Fulvue Drive-In.com
Current Reviews
In Stores Soon
In Stores Now
DVD Reviews, SACD Reviews Essays Interviews Contact Us Meet the Staff
An Explanation of Our Rating System Search  
Category:    Home > Reviews > Drama > Thriller > The Lookout (2007/first Miramax Blu-ray + DVD releases)

The Lookout (2007, Blu-ray + DVD-Video)


Picture: B+/B-     Sound: B+/B-     Extras: B     Film: B



Nobody is picking more interesting roles to take on in filmmaking these days than Joseph Gordon-Levitt.  After recent artistic triumphs like Brick, he is setting himself up to be one of the best actors and stars of his generation long after his TV days.  Scott Frank’s The Lookout (2007) remains one of the best films of the year and we felt that way when it was released in theaters earlier in the year, as this review will attest to explaining the film’s story:





Like Grindhouse, it did not do anywhere near the business it should have or deserved to have, though it did get at least some promotion.  We were concerned Grindhouse was going to annihilate it, but when both did not do well, the whole industry was stunned.  Expectations were higher for Grindhouse, but if it was a hit, we were hoping for spillover business to go to The Lookout.


Now, it is getting a much-deserved second chance on Blu-ray and HD-DVD.  Watching it again after a few months of recommending it to everyone I could, the film holds up very well.  Gordon-Levitt’s work is even better than I thought, Jeff Daniels gives one of the best performances of his career and Matthew Goode is even uglier and dirtier in his thankless role than I first realized.  The best thing is that Frank’s script is as much a character study as thriller and it is more than worthy of an Academy Award nomination.


Gordon-Levitt has to be convincing as the popular guy on top of the world, then turn around and play the same person with permanent memory loss from an accident that almost killed him and killed his friends.  There is a unique sadness throughout the film, no matter how good or bad anyone is and this touches every character.  Now with his permanent mental brain condition, his dreams of being a sports ace and living The American Dream are gone.  That is in part how he lands up in the dilemma he becomes embroiled in against his will and knowledge at first.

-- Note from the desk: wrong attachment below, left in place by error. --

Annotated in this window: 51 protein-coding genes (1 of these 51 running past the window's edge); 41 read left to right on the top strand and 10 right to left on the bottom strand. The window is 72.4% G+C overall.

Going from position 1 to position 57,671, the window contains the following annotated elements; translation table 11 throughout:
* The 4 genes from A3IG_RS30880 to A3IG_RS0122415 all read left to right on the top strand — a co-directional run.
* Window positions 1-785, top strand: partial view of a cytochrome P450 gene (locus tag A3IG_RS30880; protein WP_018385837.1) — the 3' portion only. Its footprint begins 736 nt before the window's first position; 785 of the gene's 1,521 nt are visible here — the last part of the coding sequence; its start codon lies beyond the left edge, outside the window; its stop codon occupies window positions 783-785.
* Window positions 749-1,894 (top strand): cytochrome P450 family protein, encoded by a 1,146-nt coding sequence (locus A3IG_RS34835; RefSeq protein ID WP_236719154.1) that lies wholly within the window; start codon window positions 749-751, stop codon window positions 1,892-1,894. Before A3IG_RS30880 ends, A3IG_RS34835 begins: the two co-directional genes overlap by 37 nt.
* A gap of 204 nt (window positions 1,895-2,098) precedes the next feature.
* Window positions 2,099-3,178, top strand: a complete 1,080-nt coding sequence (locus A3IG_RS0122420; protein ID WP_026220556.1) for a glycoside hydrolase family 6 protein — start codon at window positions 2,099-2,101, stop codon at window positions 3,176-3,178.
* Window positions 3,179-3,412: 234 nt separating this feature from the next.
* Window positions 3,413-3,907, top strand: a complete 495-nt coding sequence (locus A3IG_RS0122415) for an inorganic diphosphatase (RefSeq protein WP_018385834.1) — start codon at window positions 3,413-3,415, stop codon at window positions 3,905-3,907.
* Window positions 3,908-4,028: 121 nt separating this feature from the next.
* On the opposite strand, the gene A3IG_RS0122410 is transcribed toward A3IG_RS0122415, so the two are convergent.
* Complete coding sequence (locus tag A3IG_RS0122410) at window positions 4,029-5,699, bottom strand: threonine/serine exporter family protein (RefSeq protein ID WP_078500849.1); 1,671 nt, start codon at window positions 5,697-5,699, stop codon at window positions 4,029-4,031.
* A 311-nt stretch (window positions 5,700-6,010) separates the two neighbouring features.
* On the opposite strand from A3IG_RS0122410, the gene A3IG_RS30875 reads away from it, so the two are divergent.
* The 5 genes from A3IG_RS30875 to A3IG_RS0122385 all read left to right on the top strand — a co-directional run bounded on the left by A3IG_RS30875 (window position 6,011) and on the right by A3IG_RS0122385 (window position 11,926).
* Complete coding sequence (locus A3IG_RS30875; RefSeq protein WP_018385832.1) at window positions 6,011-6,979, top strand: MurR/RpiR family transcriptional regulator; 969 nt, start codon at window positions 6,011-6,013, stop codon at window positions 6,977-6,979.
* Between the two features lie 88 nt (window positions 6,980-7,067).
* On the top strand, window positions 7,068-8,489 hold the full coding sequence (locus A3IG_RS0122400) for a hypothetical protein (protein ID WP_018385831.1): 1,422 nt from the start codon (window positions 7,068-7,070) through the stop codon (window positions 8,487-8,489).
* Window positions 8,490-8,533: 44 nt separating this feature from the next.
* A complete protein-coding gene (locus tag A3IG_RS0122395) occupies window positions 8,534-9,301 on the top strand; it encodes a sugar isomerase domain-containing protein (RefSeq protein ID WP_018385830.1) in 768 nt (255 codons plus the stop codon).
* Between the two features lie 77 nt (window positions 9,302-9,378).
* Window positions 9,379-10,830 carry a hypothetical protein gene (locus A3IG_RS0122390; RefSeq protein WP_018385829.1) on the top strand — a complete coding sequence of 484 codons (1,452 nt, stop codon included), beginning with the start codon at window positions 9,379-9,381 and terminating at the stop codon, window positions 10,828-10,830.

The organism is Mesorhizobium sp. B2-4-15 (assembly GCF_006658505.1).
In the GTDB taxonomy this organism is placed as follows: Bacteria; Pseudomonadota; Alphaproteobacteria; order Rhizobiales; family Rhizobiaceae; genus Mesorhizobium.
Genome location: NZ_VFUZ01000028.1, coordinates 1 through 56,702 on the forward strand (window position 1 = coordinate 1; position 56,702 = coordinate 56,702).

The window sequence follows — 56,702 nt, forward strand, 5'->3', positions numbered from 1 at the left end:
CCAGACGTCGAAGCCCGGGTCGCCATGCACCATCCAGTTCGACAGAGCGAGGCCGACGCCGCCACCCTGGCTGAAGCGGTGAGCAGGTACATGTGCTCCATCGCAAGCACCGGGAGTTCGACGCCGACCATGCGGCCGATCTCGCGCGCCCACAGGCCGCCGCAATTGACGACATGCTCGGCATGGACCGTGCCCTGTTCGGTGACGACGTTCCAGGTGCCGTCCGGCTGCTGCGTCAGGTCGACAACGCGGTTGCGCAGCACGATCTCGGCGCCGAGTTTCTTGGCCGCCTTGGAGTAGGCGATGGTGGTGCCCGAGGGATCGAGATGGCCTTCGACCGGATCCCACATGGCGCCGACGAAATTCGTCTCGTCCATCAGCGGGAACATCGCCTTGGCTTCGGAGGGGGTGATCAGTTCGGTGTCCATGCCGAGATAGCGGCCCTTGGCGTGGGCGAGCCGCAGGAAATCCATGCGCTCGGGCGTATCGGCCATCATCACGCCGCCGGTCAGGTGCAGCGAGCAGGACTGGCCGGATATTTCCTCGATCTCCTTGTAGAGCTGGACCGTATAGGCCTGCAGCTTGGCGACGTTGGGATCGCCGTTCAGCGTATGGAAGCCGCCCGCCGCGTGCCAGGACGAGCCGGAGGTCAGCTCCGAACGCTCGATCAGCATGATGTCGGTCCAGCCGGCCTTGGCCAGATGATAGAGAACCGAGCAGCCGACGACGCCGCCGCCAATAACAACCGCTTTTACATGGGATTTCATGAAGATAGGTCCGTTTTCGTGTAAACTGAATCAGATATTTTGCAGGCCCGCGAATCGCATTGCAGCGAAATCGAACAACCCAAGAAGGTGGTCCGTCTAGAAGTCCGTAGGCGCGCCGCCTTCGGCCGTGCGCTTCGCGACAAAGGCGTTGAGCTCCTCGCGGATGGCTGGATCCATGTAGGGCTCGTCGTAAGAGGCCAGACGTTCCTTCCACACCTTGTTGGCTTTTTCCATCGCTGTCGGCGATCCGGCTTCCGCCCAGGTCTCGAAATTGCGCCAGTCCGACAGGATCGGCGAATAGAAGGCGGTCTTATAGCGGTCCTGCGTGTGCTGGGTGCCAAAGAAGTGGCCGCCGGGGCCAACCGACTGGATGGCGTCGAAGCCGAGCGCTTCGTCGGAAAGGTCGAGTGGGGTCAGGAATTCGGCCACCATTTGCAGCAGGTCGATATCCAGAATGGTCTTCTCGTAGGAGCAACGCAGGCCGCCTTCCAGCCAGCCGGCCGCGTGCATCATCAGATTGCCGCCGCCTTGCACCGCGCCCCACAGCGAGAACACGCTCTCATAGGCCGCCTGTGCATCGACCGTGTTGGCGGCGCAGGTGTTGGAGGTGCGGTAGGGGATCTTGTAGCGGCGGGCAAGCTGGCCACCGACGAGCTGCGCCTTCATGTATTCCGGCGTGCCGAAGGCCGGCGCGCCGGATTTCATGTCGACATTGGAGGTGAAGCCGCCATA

The film does not suggest this split, but it makes sense and is far more advanced and serious (with some ironic humor) than Frank’s previous and memorable work on Out Of Sight (see our HD-DVD review elsewhere on this site) and Get Shorty.  He also proves with no doubt that he can direct and we all hope this is the beginning of a great career.  Instead of a film that is just a gritty downer, it is a nuanced, mature work that is a must see for anyone who loves film.


The 1080p 2.35 X 1 digital High Definition image on the Blu-ray and standard anamorphically enhanced DVD was shot by Alar Kivilo, A.S.C., C.S.C., in actual high definition throughout and is one of the best such shoots to date, outdoing impressive work on the likes of Apocalypto, Grindhouse, the awful looking Click and already dated Superman Returns.  Of course, it is not the most colorful film, but that works to its advantage.  You can see some very micro sized noise even on the Blu-ray image, which makes the decent DVD look more limited in comparison than it might on its own.  I had seen this in 35mm and the print looked so good that I was not certain if it was 35mm, 16mm, HD or a combo thereof.  That they did not gut the color they did get too much is an artistic triumph in itself.


Both discs have Dolby Digital 5.1 tracks, but the Blu-ray also offers a markedly improved PCM 48/24 5.1 mix that is much more like it, with fuller dialogue, a better soundfield, better ambient sound and richness that makes (with its HD image) far more involving.  Though this is not a slam-bang sound mix, it is exceptional for a quiet thriller with some impressive moments in the mix that show much more character than much larger-budget releases.  James Newton Howard’s score is one of his best of late to boot.


Extras are the same on both versions as well and a making of featurette called “Sequencing The Lookout”, “Behind The Mind Of Chris Pratt” featurette and an exceptionally strong audio commentary by Frank and Kivilo.  Get this any way you can, but if you are lucky enough to have and get it in Blu-ray, boy, are you in for a big surprise!  Either way, don’t miss it!



-   Nicholas Sheffo


 Copyright © MMIII through MMX fulvuedrive-in.com